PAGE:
Among the major utilizations of electrochemical machining are trepanning operations, that is, the sinking of a cylindrical or irregular shaped cavity by means of a hollow thin-walled electrode in such a way that a core or slug of workpiece material is severed when the hollow tool traverses all the way through the workpiece. This core or slug of metalloid may or may not be the finished article.

The possibility of a damaging short circuit between the cathodic tool and the anodic workpiece exists in all electrochemical operations, 'but especially in electrochemical trepanning operations. A short circuit can occur when a hollow electrode breaks partially through the remote side of a workpiece, permitting the electrolyte to flow suddenly through the workpiece and creating an electrolyte shortage or starvation at the gap between the electrode tool face and the remaining metal in the cavity. Consequently, the electrode tool advances at a faster rate than the metal can be eroded away from the workpiece, causing a short circuit when contact is made between the electrode tool face and the workpiece. Also a short circuit can occur when the electrode breaks partially through the remote side of a workpiece, allowing the partly severed slug or core to be cocked against an interior surface of the hollow electrode resulting in a short circuit at that point. These problems are solved by the present invention by the means hereinafter described.

An object of the invention, therefore, is to provide method and apparatus to prevent short circuits in electrochemical trepanning operations.

Another object of the invention is to provide for more eflicient metal removal as a trepanning electrode tool emerges through a hole in a workpiece.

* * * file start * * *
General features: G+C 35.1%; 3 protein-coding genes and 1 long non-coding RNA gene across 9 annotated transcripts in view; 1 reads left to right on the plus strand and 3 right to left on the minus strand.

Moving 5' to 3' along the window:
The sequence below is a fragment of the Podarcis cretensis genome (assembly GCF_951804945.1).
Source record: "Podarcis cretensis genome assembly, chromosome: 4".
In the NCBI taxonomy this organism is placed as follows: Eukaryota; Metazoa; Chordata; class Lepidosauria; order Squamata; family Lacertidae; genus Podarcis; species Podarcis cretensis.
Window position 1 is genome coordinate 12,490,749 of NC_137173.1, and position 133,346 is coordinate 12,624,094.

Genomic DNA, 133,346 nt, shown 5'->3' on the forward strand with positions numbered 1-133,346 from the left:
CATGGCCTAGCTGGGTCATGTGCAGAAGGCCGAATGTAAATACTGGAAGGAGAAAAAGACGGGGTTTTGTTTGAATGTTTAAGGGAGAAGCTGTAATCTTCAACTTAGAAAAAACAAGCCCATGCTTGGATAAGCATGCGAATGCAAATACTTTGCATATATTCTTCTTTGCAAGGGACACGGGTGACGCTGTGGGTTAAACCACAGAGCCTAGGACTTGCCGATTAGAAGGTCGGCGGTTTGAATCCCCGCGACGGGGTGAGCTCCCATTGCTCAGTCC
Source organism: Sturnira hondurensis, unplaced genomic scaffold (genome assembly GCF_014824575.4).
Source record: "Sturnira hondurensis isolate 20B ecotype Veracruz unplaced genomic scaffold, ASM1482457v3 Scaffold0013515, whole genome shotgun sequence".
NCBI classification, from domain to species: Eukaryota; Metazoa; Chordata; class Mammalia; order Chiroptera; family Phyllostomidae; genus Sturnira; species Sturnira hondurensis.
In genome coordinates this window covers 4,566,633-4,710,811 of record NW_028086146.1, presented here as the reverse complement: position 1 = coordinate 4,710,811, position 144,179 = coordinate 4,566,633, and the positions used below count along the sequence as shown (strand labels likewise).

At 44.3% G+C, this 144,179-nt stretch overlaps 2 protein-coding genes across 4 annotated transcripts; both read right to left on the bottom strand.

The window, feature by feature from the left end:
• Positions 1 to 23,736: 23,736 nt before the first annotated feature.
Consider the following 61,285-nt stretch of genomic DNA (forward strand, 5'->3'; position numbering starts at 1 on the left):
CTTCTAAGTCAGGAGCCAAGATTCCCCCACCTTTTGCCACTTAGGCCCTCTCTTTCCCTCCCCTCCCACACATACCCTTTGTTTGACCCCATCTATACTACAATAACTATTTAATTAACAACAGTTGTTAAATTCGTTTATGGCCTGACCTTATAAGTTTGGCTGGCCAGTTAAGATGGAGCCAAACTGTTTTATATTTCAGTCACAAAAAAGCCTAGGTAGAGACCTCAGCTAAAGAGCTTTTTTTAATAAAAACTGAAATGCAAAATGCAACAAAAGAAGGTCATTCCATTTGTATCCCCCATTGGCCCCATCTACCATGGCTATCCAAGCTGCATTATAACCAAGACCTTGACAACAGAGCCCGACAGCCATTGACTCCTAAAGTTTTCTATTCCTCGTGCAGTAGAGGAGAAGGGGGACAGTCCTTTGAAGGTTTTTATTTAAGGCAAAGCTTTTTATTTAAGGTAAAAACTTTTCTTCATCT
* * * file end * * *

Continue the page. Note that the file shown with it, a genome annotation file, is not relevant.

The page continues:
A further object of the invention is to provide methods and apparatus for preventing a slug obtained by electrochemical trepanning of a workpiece from becoming dislodged and thereby interfering with the machining process and causing a short circuit.

Various other objects and advantages will appear from the following description of several embodiments of the invention, and the novel features will be particularly pointed out hereinafter in connection with the appended claims.

Although the invention is disclosed as it pertains to electrochemical machining, it will be obvious to those learned in the art that the methods and apparatus herein described can be easily adapted to solve similar problems in trepanning operations 'by means of electrical discharge machining, sometimes called spark machining.

In the drawings, wherein like numerals refer to like or equivalent elements:

FIGURE 1 is a front perspective view of an electrochemical machining apparatus;

FIGURE 2 is a structural embodiment of the present invention;

FIGURE 2a is a magnified view of a section of FIG- URE 2 showing the relationship of the tool and the workpiece;

FIGURE 3 and FIGURE 4 shows the relationship between the tool and the workpiece;